Not knowing what I was getting into, I registered my children for the swim club. They liked the water, it was across the street from their school and it seemed like a way to be active in the summer time. Oh, yes, the pool was an outdoor one, open from mid May to mid August. I should have suspected something when my six year old daughter came home from practice to tell me she had signed us up for every meet that year (10 meets, 10 different towns, 14 week season). Over the next few years, I became an official and discovered I enjoyed being on deck. Then the taste of officiating at national and international meets - bigger, faster swimmers, tighter suits, interesting tattoos... I had become a full fledged swimming groupie. But still no bathing suit.
Here's an early quilt paying homage to my children's love of the water. The story is that my daughter got very early swimming lessons because she loved to jump into any body of water - including the deep end of the local pool at the start of her first lesson ever. And as a new lifeguard, her first class included five crazy boys who returned the favour and one girl scared of the water.
By 2004, it looked like my days of living at the pool were coming to a close. My children were adults and no longer swimming competitively. The last (I thought) event was volunteering as meet manager for the provincial meet which gave me an excuse to create a memory quilt and get swimmers and fellow officials to sign it.
Here's the quilt with my thoughts at the time. It still has a special place where I can see it as I quilt.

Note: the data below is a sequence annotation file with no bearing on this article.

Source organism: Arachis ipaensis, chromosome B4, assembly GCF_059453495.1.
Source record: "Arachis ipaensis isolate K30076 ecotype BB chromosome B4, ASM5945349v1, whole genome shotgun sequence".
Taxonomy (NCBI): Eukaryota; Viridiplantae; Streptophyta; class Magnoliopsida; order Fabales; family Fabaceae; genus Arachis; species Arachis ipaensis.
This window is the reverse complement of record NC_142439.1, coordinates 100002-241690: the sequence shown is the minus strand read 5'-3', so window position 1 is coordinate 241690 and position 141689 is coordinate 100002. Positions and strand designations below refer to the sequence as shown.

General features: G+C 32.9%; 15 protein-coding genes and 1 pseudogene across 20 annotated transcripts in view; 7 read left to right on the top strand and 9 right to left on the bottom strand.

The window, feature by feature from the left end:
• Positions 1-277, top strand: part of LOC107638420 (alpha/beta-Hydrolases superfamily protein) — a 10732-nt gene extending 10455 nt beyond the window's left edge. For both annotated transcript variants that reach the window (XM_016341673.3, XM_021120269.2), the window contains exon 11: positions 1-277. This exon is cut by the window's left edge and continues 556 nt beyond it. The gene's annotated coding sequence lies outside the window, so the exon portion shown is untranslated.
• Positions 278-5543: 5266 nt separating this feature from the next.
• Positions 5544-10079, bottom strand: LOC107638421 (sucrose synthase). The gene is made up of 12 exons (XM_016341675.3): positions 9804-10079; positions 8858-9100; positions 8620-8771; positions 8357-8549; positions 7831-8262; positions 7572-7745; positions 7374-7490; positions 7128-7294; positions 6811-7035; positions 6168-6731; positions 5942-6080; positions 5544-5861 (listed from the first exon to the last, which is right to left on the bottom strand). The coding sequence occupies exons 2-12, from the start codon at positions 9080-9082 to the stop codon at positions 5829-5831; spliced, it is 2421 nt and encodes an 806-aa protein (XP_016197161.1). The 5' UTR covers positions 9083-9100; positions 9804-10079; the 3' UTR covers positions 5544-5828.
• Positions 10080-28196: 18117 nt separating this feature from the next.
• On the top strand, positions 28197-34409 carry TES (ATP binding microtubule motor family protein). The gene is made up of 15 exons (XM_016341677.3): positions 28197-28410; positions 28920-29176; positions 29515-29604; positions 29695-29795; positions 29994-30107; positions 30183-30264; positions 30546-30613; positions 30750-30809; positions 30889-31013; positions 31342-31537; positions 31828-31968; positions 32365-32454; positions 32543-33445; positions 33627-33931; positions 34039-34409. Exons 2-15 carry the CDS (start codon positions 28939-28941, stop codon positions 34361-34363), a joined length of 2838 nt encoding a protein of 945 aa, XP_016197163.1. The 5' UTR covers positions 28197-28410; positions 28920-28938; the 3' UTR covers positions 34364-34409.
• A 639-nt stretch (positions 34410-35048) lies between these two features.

Under Alberta Skies
Patchwork Cottage Challenge
for Alberta’s Centennial and My Semi Centennial
Like any good story, this quilt can be read at many different levels. At first look, a map of Alberta with happy birthday fireworks for our centennial celebrations and, as suggested by the title, my 50th birthday this summer.
Look a little closer, is there a pattern here? The fireworks cluster toward the bottom half of the Province, as do our cities and towns. If you look closely, there are even subtle lines dividing the province into six interesting parts.
When I think of Alberta skies, I instantly think of the swimming pools and swimming communities that I have spent my summers at for the last 15 years. Each firework represents one of the Summer Swimming Clubs in the Province and the divisions are the six regions. Boundaries that define but that are meant to be crossed, as do the fireworks, when swimmers meet and compete with others across the province.
As I stitched the fireworks, I found I was experiencing my Province in a tactile way – how close some towns are, how truly huge are the distances in Northern Alberta, the patterns of how swimming communities develop. I thought as well of the hundreds of people I’ve met over the years because of my children’s involvement in swimming.
Read, as well, this quilt as a celebration of all that I’ve learned since I chose to become a quilter in 2000.
The first course I ever took at Patchwork Cottage was crazy quilting and I purposely used the same pattern for the sky - like border of this quilt and to symbolize the crazy quilt nature of Alberta.
That day, I vividly remember learning the basics of how to hold my rotary cutter and how to iron my seams, while a group of Quilters were oohing and aahing about a huge quilt made of one inch squares (I would NEVER do that, I said). Times have changed, and I just had to fashion my ground in one inch squares in celebration of how far I’ve come.
Thank you to all the teachers who have shared their knowledge and enthusiasm –
Alice - bindings and machine quilting
Margie – fabric dying
Linda – fabric painting, thread play, pushing the envelope
Helen – fireworks
Dena – structured fabric
Mary – “try this interfacing, trust me, it will work” and all her old time wisdom
Guy – whose swimming map I used as a pattern, and whose patience with passing on his computer knowledge is limitless.
Of course, the reality was that I was having so much fun at the pool that I just kept finding swim meets to work at and swimmers to watch and enjoy their skills.